• Some of the most prominent AZ writers wrote in Russian
soviet period 1920 1991 translations into azerbaijani
Soviet period (1920-1991)Translations into Azerbaijani
  • Intensive & planned by Soviets

- Translations ordered and paid by State

- Controlled access to foreign works

  • Mostly Russian works or Indirect transl. (from Russian versions used as source texts)
  • Mostly literary + scientific or educational
end of soviet period to present
End of Soviet period to present

Active role of Universities & Translation Centres

  • Direct translations of Nobel prize authors + classics
  • Translation journals devoted to world literature
  • Unilingual and bilingual dictionaries
  • Editorial & printing activities
  • Khazar U. : national centre for ISBN registration

Most translations are into Azerbaijani

  • Increasingly from English
  • Other dominant source languages:
  • Russian
  • German, French
  • Arabic, Persian, Turkish
  • languages of neighbouring (former USSR) countries
  • Direct translation and publication of works representative :
  • of ancient and modern world literature,

with special emphasis on youth literature

  • of works representative of modern thought (humanities & social sciences) to which access was denied under the Soviet regime
  • Copyright : financial challenge
  • Codification of AZ language : text database
an ethics of reciprocity
An Ethics of Reciprocity ?

Translating & publishing abroad the works of modern authors of minority languages :

  • Foreign translations : few and haphazard
  • Mostly self-translations : native language quality at issue
  • Local publication & circulation : no visibility abroad

= Need for international cooperation, e.g.:

  • through Western network of translation centres
  • translation/revision partnerships, barter translations
  • technical support for text database (language codification, terminology development)
  • partnerships for the training of translators & trainers,


case study 2 aboriginal languages in a multi language state canada
Case study 2Aboriginal languages in a multi-language state: Canada

More than 65 native languages

  • 11 language groups
  • 3 dominant groups : Athapascan, Algonquian, Iroquoian
  • Only 3 languages have enough fluent speakers to survive:
    • Cree (100,000), Inuktitut (36,000), Ojibway (32,000)

Less than 1% of Canadians (~ 250,000) can speak a native lang.

About half (~ 130,000) use a native language daily

lingering effects of historical stereotypes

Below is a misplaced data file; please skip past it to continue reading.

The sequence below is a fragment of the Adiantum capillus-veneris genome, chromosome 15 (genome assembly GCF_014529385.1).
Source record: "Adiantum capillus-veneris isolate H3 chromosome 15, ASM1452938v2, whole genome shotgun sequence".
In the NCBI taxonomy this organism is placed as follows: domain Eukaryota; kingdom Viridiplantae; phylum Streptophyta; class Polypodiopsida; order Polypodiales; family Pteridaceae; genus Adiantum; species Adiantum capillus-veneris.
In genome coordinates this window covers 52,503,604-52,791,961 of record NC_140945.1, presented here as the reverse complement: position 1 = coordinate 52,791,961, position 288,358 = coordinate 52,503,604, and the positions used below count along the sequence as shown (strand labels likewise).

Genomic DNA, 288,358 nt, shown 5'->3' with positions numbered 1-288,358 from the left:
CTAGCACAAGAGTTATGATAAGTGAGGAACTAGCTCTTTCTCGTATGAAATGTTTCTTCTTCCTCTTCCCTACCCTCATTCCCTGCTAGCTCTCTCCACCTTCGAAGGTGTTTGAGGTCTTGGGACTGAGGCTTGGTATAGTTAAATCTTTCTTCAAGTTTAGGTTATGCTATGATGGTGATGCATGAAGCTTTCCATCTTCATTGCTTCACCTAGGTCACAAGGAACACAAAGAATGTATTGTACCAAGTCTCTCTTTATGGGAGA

Lingering effects of historical stereotypes


Only group in Canada whose identity is defined by law

  • Royal Proclamation, 1763
    • “savage tribes”, “savage nations”
    • “sauvage : se dit de certains peuples qui vivent ordinairement dans les bois, presque sans religion, sans loi, sans habitation fixe & plutôt en bêtes qu’en homme” (Dictionnaire de l’Académie, 1762)
british north america act 1867
British North America Act, 1867
  • Creates the Dominion of Canada
  • 2 founding peoples : French & British
  • 2 official languages: French & English

Aboriginals and their lands:

reduced to “matters” subjected to fedreal legislation, as “savings” or “traffic regulation”

acte des sauvages 1876
Acte des Sauvages, 1876

“espèce d’animal incapable de commander aux autres” [...]

“ne possède ni agriculture ni troupeau” (Dictionnaire Littré, 1873)

“a man of extreme, unfeeling, brutal cruelty; a barbarian [...] without manners” (Imperial Dictionary, 1898)

“a member of a race or tribe in the lowest stage of development or cultivation” (Century Dictionary, 1900)

Only in 1951 would the Acte des Sauvages

be renamed Loi sur les Indiens

canadian language policies provincial territorial level
Canadian language policies:provincial & territorial level

Native languages have official status in only 2 territories :

  • Nunavut: Inuktitut
  • North West Territories : 9 (Cree, Ojibway, Inuktitut...)

But none are vehicular in government


  • Laws are only binding in English & French
  • Services are universally available in English
canadian language policies federal level
Canadian language policiesfederal level
  • No federal recognition of aboriginal languages

Proposed Aboriginal Languages Act (1997) never adopted

  • No permanent funding
  • No language institutions comparable to those existing for official [colonial] languages (e.g. Bureau for Translation, Terminology data bank...)
  • Language development left to provincial/territorial or individual initiatives(e.g. First Voices digital archives; teaching materials, dictionaries...)
an ethics of reciprocity32
An ethics of reciprocity ?
  • Ensure equal language rights in education, medical and legal services (through an Aboriginal Languages Act)
  • Extend to native languages the know-how acquired in the development of official languages, with priority given to terminology development.